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Problems of Amplification
Author: N.H. Crowhurst
To make up an amplifier we have to see that each tube, or stage of amplification, can handle the audio fluctuations expected of it. We saw earlier that there is a limit to the maximum voltages an amplifier can handle. This is particularly important towards the later (output) stages of an amplifier. (At each stage the audio voltages are larger than at the previous stage, so the biggest audio voltages are encountered near the output end.)
There is also a limit to how small a voltage can be amplified. This is because of noise. In any circuit, even when there is not supposed to be any signal (audio), the natural electronic agitation going on in all matter causes a basic random fluctuation, called noise. According to physical theory, every molecule of matter is in a stage of agitation, the amount of which depends on its temperature. As we do not operate electronic equipment in a temperature of absolute zero ( - 273°C) we always have this agitation to contend with.
In every amplifier circuit, various kinds of noise set a lower limit to the audio voltages that can be successfully amplified. If the noise produces, say 2 microvolts (2 millionths of a volt), then audio voltages lower than this will get "lost" in the noise. In fact a good margin above the noise should be available for quality reproduction.
If, at a certain stage in an amplifier, the noise level is 2 microvolts and the maximum level before the amplifier distorts the waveform is 2 volts, the dynamic range or the ratio between maximum and minimum levels that can be handled is 1,000,000 to 1, or 120 decibels. (1,000,000 to 1 in voltage or current ratio is equivalent to 1,000,000,000,000 to 1 power ratio.)
Each stage of an amplifier will have its own maximum and minimum levels, fixed by distortion and noise, respectively. Each stage will have different limits. Also, the audio level corresponding to maximum and minimum through the whole amplifier will be different. For example, a three-stage amplifier may have successive voltage amplifications of 50, 10, and 10, making a total amplification of 5000. At each place from input of the first stage to output of the last stage, there will be a point at which distortion would start and a level of noise for that circuit. In short, each stage will have its own dynamic range, which may vary from stage to stage, but will be more than 100 db at each point.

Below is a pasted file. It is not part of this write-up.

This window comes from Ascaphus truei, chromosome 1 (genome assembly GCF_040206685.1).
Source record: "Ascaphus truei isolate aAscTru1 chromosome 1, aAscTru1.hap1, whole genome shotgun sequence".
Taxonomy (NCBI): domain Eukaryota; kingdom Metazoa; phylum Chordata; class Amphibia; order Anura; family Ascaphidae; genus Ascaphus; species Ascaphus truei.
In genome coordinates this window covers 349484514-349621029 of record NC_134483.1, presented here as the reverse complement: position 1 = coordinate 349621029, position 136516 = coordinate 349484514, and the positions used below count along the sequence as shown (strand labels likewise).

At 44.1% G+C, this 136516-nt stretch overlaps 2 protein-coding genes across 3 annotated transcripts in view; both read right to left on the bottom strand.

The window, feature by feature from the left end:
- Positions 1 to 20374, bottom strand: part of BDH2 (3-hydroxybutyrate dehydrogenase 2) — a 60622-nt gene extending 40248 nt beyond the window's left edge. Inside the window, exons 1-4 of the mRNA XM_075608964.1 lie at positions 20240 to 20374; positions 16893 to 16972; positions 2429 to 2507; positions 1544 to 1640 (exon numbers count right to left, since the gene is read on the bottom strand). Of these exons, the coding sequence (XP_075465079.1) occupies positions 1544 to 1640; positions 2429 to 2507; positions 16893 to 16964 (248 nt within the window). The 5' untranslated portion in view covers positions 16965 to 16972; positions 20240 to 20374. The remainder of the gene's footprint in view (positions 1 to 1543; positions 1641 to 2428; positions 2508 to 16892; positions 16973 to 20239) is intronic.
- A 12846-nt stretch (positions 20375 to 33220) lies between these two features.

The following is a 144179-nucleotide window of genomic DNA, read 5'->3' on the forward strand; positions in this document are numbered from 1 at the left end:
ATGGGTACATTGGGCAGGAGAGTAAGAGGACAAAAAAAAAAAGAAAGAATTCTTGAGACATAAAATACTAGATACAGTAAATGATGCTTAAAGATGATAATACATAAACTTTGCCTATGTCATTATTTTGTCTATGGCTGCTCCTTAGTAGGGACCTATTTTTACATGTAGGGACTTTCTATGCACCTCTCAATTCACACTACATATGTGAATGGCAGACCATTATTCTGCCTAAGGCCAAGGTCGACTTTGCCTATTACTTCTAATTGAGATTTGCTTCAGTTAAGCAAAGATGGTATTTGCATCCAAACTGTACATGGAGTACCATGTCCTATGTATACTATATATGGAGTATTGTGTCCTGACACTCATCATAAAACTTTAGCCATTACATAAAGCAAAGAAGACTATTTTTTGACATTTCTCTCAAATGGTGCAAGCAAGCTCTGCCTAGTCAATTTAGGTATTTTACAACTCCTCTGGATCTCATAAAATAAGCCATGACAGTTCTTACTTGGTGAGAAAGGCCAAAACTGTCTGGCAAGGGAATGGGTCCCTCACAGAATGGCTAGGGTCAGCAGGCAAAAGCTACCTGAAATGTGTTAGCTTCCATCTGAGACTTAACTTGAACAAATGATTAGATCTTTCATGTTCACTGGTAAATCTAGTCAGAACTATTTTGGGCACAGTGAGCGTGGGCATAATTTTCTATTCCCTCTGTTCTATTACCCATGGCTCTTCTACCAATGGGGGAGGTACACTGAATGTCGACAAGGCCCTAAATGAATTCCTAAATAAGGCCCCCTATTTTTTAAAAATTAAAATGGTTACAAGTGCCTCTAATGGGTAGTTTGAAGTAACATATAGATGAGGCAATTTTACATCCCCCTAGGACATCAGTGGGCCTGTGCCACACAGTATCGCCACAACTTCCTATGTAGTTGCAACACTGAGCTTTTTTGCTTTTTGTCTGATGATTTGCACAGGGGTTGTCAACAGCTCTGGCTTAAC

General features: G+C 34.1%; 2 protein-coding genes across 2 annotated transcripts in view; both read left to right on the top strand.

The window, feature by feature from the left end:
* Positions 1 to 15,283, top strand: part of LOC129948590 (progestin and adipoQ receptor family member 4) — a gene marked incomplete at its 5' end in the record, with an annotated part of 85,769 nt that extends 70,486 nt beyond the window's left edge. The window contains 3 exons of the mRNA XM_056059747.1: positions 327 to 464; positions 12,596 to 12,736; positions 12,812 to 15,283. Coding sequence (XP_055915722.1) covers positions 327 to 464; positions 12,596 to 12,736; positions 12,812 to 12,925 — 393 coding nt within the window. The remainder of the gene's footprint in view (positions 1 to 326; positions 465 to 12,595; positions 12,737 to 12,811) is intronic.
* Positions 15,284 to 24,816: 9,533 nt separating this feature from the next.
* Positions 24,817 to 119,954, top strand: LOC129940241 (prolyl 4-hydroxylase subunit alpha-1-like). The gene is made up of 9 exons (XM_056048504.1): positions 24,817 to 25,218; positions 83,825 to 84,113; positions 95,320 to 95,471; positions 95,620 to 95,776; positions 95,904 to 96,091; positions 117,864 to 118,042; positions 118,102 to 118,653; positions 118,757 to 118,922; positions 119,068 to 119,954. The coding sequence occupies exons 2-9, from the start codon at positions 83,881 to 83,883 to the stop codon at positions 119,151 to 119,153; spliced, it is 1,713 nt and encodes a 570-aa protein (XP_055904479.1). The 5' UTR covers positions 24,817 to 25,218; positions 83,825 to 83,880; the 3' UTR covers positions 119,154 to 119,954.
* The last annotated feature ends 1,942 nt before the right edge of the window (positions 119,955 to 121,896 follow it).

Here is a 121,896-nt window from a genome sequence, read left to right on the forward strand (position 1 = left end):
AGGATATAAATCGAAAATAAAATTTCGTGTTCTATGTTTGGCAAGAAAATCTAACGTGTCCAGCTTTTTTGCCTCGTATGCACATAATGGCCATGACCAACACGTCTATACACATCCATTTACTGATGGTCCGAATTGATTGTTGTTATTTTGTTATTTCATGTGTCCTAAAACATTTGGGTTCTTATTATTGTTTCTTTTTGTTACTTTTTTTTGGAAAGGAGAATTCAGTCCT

But if we start at the lowest level, the noise level, of the first stage and amplify up (say it is 1 microvolt), the output will be a minimum of 5 millivolts (mv), although the noise level for that stage is only 50 microvolts OAV). Due to the amplification, each stage progressively gets a bigger margin above the noise level, for lowest audio amplified.
Now if we start at the maximum level for distortion at the output - say, 50 volts - and work backward, we find this needs an input of 10 mv, although the first stage will accept 300 mv before distortion. As we work back from the output, we find a bigger margin between the maximum audio signal in the amplifier as a whole and the maximum for that stage.
So, although each stage by itself has a dynamic range of more than 100 db (the lowest is 110), the whole amplifier is limited by the distortion of the output stage and the noise of the input stage. The ratio between lowest and highest audio in the amplifier as a whole is 10,000:1, or 80 db. In a very high gain amplifier, an overall dynamic range of 60 db would be good.
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